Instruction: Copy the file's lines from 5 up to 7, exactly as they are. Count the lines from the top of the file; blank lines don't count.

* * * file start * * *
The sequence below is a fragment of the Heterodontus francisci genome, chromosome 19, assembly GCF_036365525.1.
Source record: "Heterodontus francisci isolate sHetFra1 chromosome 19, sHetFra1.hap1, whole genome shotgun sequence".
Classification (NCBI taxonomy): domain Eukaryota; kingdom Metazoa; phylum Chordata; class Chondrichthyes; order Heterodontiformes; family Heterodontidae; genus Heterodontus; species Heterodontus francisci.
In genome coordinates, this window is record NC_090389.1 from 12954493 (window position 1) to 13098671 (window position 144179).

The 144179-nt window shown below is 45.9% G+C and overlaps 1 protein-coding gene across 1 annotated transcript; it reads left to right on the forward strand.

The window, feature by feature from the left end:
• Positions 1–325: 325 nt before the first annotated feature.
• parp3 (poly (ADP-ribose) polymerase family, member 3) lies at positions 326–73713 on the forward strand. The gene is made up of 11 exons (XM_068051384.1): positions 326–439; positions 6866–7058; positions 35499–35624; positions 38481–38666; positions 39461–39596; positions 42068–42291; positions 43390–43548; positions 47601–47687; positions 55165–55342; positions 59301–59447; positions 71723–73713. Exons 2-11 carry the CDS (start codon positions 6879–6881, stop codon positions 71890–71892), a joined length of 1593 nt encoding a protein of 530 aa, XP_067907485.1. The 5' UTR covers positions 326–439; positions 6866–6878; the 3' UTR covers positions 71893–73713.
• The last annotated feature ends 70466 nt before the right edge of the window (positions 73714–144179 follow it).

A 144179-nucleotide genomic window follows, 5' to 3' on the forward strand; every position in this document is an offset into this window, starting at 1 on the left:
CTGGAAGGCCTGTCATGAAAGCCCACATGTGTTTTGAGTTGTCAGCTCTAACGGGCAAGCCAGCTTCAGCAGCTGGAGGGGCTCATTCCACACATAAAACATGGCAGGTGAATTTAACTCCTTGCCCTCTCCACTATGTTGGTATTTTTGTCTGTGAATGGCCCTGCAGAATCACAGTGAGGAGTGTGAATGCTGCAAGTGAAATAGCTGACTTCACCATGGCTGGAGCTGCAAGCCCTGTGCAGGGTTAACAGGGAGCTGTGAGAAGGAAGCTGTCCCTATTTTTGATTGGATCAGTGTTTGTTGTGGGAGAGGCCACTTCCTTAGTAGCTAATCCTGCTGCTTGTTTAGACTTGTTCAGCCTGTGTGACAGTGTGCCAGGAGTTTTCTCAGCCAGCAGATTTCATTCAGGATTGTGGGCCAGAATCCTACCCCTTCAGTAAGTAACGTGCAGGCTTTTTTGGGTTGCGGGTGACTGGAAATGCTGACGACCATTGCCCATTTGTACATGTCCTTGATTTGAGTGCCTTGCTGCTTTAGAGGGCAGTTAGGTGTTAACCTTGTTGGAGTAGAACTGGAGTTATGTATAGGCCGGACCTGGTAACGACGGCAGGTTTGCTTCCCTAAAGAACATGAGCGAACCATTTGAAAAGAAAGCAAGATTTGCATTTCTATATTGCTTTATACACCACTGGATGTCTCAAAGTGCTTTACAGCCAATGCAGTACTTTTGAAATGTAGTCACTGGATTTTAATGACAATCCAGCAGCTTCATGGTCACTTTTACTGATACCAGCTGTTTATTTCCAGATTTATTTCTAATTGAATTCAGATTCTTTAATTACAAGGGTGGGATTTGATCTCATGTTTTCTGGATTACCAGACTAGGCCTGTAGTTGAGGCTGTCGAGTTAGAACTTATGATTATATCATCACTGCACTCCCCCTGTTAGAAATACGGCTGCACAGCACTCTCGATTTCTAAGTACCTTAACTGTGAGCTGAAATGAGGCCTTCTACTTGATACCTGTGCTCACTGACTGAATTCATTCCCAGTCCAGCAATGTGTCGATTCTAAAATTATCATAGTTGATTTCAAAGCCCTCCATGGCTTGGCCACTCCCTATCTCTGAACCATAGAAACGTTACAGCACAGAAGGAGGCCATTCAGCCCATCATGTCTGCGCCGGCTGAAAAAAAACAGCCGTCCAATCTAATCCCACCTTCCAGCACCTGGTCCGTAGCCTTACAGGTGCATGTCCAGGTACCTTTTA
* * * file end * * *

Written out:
The 144179-nt window shown below is 45.9% G+C and overlaps 1 protein-coding gene across 1 annotated transcript; it reads left to right on the forward strand.

The window, feature by feature from the left end:
• Positions 1–325: 325 nt before the first annotated feature.